How the only known jersey in the 1933 Boston Redskins was discovered in a storage locker – NFL Sports

“It’s probably the coolest jersey I’ve ever seen,” said Heritage consignment director Chris Nerat. “I need to tell you about it.”

The jersey in question was a No. 28 red long-sleeved sweater with a four-button crotch piece, black and gold trim, an Indian head logo on the front, and yellow felt on the back. It was once owned by aggressive lineman George Harley, who played for two seasons in the NFL, including the Boston franchise, renamed by owner George Preston Marshall in 1933.

“As far as we know, it’s the only jersey that has survived the first year of the Boston Redskins,” said Chris Ivy, sports director at Heritage Auctions, in a telephone interview. Jason Akens, curator of the Pro Football Hall of Fame, said the museum’s collection does not have a 1933 Boston jersey.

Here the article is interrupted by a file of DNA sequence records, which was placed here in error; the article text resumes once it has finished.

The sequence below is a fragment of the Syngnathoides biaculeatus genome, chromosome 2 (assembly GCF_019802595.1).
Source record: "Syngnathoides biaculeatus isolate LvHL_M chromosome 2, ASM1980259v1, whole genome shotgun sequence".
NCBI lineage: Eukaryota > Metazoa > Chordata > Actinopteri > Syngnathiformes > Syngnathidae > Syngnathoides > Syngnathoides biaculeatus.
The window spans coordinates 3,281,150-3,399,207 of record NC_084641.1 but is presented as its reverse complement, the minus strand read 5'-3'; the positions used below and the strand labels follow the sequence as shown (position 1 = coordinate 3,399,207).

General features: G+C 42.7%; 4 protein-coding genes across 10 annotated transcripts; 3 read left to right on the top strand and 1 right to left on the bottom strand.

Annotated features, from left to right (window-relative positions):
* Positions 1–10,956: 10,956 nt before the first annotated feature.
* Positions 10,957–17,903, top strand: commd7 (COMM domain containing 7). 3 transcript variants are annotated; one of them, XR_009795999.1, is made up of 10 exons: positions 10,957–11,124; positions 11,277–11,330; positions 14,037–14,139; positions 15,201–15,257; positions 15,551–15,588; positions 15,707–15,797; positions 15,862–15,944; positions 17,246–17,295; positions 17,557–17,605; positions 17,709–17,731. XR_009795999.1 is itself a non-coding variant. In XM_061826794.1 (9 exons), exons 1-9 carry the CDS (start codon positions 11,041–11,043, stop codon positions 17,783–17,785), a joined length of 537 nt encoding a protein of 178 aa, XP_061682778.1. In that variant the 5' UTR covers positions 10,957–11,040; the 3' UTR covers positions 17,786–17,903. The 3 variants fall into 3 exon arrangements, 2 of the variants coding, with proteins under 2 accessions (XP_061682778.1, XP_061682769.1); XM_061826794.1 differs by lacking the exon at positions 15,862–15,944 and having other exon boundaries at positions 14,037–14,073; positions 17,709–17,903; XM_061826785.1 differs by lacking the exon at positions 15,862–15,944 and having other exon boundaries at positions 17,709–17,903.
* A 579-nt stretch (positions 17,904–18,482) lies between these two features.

Most real estate sales and flea markets in the Bay Area Coronavirus A pandemic, teller, 40, when they come across an item that he thinks he might be interested in getting for him, they rely on friends and colleagues across the country to contact him. Ta Afterlife boutique shop. So it was late November when a friend texted a photo of a jersey and a Letterman sweater in Washington purchased from a man who paid $ 5 for both parts at a storage locker sale in Southern California.